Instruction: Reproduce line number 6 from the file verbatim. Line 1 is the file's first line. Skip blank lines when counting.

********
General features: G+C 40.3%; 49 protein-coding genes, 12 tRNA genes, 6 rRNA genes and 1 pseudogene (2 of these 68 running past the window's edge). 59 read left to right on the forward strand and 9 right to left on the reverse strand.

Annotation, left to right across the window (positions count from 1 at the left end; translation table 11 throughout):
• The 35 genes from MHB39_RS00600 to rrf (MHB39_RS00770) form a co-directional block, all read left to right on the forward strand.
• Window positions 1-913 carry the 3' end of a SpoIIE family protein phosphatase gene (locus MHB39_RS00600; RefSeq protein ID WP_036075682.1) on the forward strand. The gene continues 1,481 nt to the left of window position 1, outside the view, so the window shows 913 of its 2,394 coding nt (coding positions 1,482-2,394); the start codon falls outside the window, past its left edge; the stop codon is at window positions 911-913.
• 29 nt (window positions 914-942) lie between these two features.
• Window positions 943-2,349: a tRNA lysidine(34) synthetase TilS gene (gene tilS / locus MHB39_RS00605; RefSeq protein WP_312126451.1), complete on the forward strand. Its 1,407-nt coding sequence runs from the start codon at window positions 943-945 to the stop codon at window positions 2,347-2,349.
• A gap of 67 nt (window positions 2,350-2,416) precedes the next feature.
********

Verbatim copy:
• Window positions 943-2,349: a tRNA lysidine(34) synthetase TilS gene (gene tilS / locus MHB39_RS00605; RefSeq protein WP_312126451.1), complete on the forward strand. Its 1,407-nt coding sequence runs from the start codon at window positions 943-945 to the stop codon at window positions 2,347-2,349.